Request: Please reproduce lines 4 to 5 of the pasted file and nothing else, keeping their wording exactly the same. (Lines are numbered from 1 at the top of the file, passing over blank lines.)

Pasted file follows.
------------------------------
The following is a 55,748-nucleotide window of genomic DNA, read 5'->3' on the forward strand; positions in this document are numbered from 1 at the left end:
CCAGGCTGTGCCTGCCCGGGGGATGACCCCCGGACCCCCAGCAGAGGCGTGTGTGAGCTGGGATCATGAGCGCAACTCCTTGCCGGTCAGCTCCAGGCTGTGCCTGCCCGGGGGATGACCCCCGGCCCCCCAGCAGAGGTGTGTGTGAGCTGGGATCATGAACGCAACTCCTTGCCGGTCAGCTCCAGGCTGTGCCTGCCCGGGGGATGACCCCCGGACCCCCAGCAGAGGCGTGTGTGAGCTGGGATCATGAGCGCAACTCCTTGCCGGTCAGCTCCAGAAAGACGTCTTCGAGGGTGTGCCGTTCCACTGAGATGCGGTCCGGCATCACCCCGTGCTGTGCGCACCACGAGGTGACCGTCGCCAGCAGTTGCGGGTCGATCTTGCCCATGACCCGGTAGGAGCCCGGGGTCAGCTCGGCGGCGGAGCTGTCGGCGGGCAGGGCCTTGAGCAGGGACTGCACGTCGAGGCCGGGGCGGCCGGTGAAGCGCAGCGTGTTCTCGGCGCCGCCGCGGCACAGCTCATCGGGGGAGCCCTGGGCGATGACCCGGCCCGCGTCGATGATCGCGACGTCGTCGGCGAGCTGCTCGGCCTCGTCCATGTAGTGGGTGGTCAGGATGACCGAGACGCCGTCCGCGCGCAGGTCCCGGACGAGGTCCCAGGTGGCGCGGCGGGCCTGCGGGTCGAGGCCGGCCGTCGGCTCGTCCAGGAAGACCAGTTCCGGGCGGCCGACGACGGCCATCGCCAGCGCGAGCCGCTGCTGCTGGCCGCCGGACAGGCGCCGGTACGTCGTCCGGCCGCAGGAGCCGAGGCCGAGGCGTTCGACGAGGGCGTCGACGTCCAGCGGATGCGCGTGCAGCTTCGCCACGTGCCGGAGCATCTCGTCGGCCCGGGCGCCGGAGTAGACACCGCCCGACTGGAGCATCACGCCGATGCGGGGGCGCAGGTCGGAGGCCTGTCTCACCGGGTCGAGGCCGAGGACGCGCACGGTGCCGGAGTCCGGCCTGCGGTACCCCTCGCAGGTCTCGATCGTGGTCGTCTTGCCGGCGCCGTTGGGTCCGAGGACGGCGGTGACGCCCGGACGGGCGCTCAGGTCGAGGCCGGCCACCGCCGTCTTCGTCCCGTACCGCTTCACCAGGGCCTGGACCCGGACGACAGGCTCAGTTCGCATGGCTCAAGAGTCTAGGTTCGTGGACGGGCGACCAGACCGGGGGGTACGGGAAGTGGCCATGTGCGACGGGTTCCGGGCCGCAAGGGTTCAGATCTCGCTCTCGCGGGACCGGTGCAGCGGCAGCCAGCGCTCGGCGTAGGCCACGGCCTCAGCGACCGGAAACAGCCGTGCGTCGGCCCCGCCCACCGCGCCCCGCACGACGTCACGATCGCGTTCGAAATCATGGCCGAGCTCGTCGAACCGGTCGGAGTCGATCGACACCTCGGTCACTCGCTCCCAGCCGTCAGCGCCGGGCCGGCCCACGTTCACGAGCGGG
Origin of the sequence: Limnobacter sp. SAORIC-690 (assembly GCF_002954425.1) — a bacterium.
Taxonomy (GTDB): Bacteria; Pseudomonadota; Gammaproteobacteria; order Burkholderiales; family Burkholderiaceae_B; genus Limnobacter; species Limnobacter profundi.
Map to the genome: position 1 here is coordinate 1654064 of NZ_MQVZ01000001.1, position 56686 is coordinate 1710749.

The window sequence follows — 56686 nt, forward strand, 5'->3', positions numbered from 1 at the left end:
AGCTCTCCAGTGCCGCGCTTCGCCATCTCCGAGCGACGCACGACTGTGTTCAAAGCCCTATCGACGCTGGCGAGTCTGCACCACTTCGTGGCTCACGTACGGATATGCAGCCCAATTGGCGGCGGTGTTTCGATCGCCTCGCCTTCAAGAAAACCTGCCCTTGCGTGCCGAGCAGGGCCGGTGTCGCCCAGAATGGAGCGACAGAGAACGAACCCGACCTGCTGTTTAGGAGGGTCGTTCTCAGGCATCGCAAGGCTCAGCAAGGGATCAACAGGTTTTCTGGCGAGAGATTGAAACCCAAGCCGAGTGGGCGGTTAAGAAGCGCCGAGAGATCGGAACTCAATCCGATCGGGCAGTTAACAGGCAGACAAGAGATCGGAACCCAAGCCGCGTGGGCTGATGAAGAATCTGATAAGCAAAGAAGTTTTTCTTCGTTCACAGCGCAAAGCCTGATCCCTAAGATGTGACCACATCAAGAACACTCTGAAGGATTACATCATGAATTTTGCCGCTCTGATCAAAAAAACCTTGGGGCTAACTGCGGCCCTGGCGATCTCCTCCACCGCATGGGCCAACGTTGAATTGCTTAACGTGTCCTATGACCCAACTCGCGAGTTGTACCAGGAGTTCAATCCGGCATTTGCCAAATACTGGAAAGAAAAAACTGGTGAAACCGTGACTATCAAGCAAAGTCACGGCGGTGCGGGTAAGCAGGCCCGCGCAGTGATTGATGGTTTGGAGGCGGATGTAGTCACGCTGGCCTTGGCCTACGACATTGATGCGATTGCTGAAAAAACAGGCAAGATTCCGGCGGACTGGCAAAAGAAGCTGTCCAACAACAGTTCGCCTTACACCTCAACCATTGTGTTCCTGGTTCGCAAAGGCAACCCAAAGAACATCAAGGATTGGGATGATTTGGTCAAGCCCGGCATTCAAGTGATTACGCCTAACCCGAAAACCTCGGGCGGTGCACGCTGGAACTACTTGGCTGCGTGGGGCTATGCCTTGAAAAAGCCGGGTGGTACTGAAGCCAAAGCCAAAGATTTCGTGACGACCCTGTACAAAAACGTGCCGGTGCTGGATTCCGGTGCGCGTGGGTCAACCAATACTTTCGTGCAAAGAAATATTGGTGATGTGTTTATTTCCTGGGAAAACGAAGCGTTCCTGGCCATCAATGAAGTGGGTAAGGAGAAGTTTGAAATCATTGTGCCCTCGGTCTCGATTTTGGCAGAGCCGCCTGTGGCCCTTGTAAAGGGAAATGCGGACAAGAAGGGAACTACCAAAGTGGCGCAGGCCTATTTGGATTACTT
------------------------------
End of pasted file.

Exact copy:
Taxonomy (GTDB): Bacteria; Pseudomonadota; Gammaproteobacteria; order Burkholderiales; family Burkholderiaceae_B; genus Limnobacter; species Limnobacter profundi.
Map to the genome: position 1 here is coordinate 1654064 of NZ_MQVZ01000001.1, position 56686 is coordinate 1710749.